What education is needed to become a forensic chemist?
A forensic chemist generally has a bachelor’s degree in chemistry, clinical chemistry or another related scientific field. Some universities now offer master’s degrees and even doctoral (Ph. D.) degrees in forensic chemistry.
How do you become a DEA chemist?
Education is the most important factor in becoming a DEA forensic chemist. Job applicants are expected to have completed a four-year degree program in physical or life sciences or engineering with at least 30 semester hours of course work in chemistry along with studies in integral and differential calculus.
Can a chemist be a forensic scientist?
A forensic chemist is a professional chemist who analyzes evidence that is brought in from crime scenes and reaches a conclusion based on tests run on that piece of evidence. Understanding the evidence requires tools from many disciplines, including chemistry, biology, materials science, and genetics.
Where would a forensic chemist work?
Most forensic chemists work in labs associated with a federal, state, or local police department, medical examiner’s office, forensic services lab, or branch of the Federal Bureau of Investigation (FBI). There are a few private labs that carry out forensic analyses.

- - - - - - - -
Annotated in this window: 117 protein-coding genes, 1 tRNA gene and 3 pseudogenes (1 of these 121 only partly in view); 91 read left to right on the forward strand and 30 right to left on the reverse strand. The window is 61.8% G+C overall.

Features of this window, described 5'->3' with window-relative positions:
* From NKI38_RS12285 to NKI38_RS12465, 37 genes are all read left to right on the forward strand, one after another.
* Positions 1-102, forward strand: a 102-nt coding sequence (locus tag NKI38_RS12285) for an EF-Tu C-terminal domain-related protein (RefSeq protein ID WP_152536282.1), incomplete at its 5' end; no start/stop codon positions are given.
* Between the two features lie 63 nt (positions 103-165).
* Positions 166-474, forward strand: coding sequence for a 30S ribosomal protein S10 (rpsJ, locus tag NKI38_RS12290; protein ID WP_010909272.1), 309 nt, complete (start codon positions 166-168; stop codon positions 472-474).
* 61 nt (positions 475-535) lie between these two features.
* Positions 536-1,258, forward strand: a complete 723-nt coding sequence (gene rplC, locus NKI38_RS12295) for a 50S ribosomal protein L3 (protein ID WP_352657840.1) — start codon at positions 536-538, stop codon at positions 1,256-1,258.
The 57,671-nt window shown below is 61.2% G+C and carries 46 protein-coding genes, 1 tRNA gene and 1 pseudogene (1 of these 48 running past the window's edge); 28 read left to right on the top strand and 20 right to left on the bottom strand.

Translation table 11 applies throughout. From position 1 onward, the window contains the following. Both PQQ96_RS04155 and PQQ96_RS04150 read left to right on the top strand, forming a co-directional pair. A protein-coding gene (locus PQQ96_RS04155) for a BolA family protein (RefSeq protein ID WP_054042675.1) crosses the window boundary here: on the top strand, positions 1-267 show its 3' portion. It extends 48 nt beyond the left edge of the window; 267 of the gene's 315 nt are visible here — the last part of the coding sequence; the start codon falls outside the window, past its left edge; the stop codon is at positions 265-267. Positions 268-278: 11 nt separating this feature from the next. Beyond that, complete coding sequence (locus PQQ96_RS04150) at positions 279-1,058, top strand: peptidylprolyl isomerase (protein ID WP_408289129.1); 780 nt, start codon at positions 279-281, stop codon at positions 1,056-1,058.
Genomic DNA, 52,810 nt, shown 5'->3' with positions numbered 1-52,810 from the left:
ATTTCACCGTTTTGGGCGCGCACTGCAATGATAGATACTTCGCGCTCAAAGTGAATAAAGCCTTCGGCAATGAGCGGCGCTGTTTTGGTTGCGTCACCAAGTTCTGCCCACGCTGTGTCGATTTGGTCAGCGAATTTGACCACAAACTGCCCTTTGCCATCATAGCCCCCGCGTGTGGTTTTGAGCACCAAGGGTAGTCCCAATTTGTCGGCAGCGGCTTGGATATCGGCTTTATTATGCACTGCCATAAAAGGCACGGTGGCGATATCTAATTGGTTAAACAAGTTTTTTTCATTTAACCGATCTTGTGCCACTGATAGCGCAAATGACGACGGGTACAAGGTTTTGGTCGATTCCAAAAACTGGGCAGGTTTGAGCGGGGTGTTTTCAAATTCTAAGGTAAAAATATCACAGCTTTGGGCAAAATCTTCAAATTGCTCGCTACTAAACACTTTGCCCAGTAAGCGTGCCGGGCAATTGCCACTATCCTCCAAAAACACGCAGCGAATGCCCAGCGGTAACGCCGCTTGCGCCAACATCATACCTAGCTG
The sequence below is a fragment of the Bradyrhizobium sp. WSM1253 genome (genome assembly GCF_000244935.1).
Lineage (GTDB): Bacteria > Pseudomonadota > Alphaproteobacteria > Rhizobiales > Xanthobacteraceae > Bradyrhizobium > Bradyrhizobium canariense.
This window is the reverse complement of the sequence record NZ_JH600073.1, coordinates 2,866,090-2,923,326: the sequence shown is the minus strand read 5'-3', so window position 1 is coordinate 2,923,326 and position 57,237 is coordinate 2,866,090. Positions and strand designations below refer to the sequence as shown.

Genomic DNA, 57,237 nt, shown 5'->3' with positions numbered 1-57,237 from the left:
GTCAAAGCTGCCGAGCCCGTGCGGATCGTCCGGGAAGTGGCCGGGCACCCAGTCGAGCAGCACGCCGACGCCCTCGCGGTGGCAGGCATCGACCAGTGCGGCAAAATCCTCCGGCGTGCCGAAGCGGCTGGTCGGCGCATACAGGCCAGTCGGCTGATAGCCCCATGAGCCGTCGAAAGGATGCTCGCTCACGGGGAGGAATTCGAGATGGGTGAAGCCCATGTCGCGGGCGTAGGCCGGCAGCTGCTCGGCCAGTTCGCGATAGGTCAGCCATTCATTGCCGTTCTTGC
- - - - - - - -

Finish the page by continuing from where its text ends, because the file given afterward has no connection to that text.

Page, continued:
How do I become a DEA forensic chemist?
How much does a DEA forensic chemist make?
DEA Salary FAQs The average salary for a Forensic Chemist is $58,820 per year in United States, which is 27% lower than the average DEA salary of $81,301 per year for this job.
How much does a drug analyst chemist make?
The national average salary for a Pharmaceutical Analytical Chemist is $62,314 in United States.
Where can a forensic chemist work?
Career Paths Most forensic chemists work in labs associated with a federal, state, or local police department, medical examiner’s office, forensic services lab, or branch of the Federal Bureau of Investigation (FBI). There are a few private labs that carry out forensic analyses.
Is forensic chemistry hard?
Students who struggle with chemistry and toxicology will find this course to be one of the most difficult during the forensic science degree program. This is a mostly lecture-based course with specific lab days that emphasizes pharmacodynamics and analysis, two major areas of concern for the forensic scientist.